One fine day, said the tax man to the film crew.

We always welcome the chance to work with Third City PR. Teaming up to do some great work. So when they called us about working on a two-minute film for their client The Association of British Insurers, we jumped right in.

The ABI were looking to highlight the absurdity of the added tax to insurance policies – which, in effect, was seen as a tax on the responsible. Alongside Third City, we developed a winning concept ’Taxing the Responsible’; pushing each other to hit the sweet spot with the humour.

So, what are the everyday things responsible people do?

Well, they lock up their homes before heading out for the day. If they’re drivers, they keep an eye out at pedestrian crossings for people looking to cross. And, if they’re dog owners, they keep a ready supply of plastic bags to hand.

Add a fictional official going around handing out parking tickets to people doing the right thing, and you have the recipe for some entertaining improv.

From there, Curveball set to work. Casting the official. Sourcing locations, permissions and props. We couldn’t testify when the absurd started spilling out onto the set. Was it when we were experimenting with varietals of fake poo? Or when we were redirecting hundreds of children flocking in on an unscheduled charity school run? Or was it witnessing a potential Apocalypse? But we’ll come to that …


We were interested in that moment when you’re faced by a situation in which, logically, you know this shouldn’t be happening and yet you’re pre-programmed to go along with your assumed roles. In these fictional situations, a figure of authority confronts members of the public and hands them a fine – a situation in which we are pre-programmed to accept the outcome, even when the fines are absurd and the situation illogical. We wanted to capture that moment between the person thinking “this isn’t real” and “this might be real”.


We planned to show environments associated with three key insurance policies – home, car and pet. So each circumstance was set within these arenas. Although the piece was scripted, Olly (the director) wanted the freedom to let the piece play out spontaneously, so encouraged improvisation throughout the shoots. For this to work effectively, finding the right official was crucial.

The Key

The key to this campaign working so effectively was the open relationship we have with Third City. Everything in the film can be taken back to conversations during the planning and there is no point where you could identify a scene that did not have Curveball and Third City working together to make it right.

Filming Day

abi film park

Setting out at 5am on day one of filming -16th October 2017 – the team (director, cameraman, runners, and one dog) piled into a fleet of vehicles and headed to the shoot. While they were setting up in the park, one of the runners ran off to scout for the cafe, which a local had promised was close (somewhere nearby to provide shelter, food, warmth, and, um, relief). So when the runner jogs back, shaking his head no, you’d assume the cafe was closed. But the runner goes one better, The cafe isn’t built yet.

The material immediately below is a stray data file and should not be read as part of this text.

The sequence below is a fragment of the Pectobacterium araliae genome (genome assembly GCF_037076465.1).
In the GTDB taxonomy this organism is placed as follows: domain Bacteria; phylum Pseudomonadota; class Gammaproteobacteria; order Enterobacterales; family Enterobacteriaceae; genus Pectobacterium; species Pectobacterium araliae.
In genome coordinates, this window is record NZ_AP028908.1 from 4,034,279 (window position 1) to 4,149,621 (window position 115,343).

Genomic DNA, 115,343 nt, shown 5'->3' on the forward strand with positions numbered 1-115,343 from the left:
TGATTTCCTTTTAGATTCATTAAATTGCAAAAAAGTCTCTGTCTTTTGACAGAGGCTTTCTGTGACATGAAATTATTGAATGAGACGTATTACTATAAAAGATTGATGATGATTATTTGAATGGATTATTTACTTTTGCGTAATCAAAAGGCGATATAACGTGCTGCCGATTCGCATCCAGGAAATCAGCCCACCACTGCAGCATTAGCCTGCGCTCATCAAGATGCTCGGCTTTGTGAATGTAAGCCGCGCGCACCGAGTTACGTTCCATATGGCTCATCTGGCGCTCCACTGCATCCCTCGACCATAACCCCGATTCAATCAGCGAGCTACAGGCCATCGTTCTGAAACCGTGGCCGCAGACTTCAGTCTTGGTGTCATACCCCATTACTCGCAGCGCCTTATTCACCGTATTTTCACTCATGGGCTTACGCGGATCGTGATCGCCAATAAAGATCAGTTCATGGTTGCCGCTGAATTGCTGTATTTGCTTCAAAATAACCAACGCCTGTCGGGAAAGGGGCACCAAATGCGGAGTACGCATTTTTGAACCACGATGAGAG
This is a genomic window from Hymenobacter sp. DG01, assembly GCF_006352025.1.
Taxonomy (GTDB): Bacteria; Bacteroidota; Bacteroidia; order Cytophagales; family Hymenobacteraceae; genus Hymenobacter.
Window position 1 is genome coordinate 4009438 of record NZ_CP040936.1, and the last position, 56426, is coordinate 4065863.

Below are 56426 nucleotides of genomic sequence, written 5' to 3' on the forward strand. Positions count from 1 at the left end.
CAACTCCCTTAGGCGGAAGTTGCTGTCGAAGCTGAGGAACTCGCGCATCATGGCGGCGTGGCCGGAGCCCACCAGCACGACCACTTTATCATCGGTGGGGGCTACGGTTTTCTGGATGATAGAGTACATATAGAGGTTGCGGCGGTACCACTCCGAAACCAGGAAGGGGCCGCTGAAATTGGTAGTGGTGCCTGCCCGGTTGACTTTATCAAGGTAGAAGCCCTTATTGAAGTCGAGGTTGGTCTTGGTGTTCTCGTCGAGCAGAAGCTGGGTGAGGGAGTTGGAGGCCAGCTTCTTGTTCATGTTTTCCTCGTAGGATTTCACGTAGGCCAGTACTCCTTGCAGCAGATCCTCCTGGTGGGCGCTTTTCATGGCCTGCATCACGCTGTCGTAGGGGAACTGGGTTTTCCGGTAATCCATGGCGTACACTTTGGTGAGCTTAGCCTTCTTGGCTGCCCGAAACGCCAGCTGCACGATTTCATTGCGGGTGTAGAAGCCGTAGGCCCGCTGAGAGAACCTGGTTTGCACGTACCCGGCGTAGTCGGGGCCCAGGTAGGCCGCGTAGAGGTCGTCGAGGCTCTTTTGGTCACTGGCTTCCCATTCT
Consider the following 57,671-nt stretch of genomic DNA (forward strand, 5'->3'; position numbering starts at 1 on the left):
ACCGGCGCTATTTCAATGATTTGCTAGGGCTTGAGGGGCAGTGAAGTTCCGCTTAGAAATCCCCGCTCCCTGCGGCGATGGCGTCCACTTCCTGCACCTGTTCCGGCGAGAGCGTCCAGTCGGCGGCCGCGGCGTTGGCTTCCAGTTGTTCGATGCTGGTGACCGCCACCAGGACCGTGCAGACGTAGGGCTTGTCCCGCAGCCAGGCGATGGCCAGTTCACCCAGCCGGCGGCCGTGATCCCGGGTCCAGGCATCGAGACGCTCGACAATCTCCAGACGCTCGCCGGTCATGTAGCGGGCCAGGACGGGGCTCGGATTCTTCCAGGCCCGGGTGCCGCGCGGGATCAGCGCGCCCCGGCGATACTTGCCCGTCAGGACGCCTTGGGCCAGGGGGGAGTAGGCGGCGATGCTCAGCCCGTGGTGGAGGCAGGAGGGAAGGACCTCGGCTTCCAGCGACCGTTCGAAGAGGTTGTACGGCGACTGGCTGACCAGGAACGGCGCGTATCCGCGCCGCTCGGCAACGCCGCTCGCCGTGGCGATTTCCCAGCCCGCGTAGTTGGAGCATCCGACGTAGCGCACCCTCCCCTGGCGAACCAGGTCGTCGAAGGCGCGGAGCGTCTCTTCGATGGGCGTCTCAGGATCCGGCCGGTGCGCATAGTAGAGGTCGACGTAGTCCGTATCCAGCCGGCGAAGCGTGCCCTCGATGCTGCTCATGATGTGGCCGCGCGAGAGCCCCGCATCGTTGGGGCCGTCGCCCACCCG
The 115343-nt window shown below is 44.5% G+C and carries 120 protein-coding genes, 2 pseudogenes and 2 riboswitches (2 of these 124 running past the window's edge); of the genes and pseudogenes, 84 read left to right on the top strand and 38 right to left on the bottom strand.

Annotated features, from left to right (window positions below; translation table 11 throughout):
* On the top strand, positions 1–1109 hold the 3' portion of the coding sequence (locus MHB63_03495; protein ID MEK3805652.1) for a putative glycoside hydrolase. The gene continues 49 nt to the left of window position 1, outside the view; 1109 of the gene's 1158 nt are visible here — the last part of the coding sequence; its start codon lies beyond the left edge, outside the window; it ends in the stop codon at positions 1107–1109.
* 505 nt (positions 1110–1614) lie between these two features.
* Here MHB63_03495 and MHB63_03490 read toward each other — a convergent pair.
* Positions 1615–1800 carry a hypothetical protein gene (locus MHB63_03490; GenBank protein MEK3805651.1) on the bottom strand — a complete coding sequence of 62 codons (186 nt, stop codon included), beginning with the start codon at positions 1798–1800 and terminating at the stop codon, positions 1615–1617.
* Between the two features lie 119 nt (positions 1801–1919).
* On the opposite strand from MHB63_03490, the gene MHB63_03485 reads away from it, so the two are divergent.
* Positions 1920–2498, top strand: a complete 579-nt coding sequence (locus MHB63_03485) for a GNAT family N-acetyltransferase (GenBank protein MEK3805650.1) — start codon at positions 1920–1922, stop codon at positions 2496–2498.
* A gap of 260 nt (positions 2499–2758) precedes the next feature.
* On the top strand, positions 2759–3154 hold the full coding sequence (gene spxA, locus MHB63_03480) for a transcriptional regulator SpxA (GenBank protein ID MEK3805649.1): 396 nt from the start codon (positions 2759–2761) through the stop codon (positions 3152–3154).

Moving on, the director Olly starts filming the park scene with one Labrador, a dog owner and official. Communicating directions to a dog has its own set of problems without an unscheduled school charity run coming into the equation. Hundreds of school children and one excitable dog. I’ll leave what happens next to your imaginations. With the sidebar that no children or animals were harmed on the day.

The Apocalypse

Moving on, picture the scene. Pedestrian crossing. Marshals redirecting traffic at either end of the street. Three minutes of shooting at a time. Which is when the team starts growing conscious of how much daylight there is remaining. And then the sun disappears. Yes, disappears. Because, as I mentioned earlier, this is the 16th October – the day of a category 2 Hurricane – when the skies turned sepia, and you could be forgiven for thinking you were watching the end of the world.

Ever the professionals though, the team kept the cameras rolling.


In terms of views, more than three thousand people watched the video on The ABI’s YouTube channel alone. And in the wider media, Third City reported 1.5 million views!

But views wasn’t the goal, changing perceptions of unfairness was. Industry heavyweight Jeff Prestridge described the campaign as “the best thing the association has produced in a many a year” adding: “For once, I side with the insurance industry.”

And no further rises in IPT were announced on Budget day.

The video also won Third City a coveted award at the PRCA’s City & Financial Awards for the Best Social Media Campaign Award 2018.

ABI tax film